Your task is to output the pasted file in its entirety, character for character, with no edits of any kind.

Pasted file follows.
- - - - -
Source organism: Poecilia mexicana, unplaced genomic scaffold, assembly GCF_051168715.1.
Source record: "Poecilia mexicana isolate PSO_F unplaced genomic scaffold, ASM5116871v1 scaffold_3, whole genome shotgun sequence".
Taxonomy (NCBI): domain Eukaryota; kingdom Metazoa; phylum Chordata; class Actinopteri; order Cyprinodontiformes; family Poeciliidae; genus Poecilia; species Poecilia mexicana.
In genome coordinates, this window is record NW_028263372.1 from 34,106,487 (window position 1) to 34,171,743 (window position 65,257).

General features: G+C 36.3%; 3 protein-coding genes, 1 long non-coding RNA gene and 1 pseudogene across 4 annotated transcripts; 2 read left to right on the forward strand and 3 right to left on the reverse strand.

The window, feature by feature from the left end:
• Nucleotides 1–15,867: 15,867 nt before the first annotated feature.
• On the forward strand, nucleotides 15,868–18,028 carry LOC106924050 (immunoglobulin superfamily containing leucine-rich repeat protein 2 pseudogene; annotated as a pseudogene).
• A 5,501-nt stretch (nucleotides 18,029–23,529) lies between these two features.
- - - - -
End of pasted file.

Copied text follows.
Source organism: Poecilia mexicana, unplaced genomic scaffold, assembly GCF_051168715.1.
Source record: "Poecilia mexicana isolate PSO_F unplaced genomic scaffold, ASM5116871v1 scaffold_3, whole genome shotgun sequence".
Taxonomy (NCBI): domain Eukaryota; kingdom Metazoa; phylum Chordata; class Actinopteri; order Cyprinodontiformes; family Poeciliidae; genus Poecilia; species Poecilia mexicana.
In genome coordinates, this window is record NW_028263372.1 from 34,106,487 (window position 1) to 34,171,743 (window position 65,257).

General features: G+C 36.3%; 3 protein-coding genes, 1 long non-coding RNA gene and 1 pseudogene across 4 annotated transcripts; 2 read left to right on the forward strand and 3 right to left on the reverse strand.

The window, feature by feature from the left end:
• Nucleotides 1–15,867: 15,867 nt before the first annotated feature.
• On the forward strand, nucleotides 15,868–18,028 carry LOC106924050 (immunoglobulin superfamily containing leucine-rich repeat protein 2 pseudogene; annotated as a pseudogene).
• A 5,501-nt stretch (nucleotides 18,029–23,529) lies between these two features.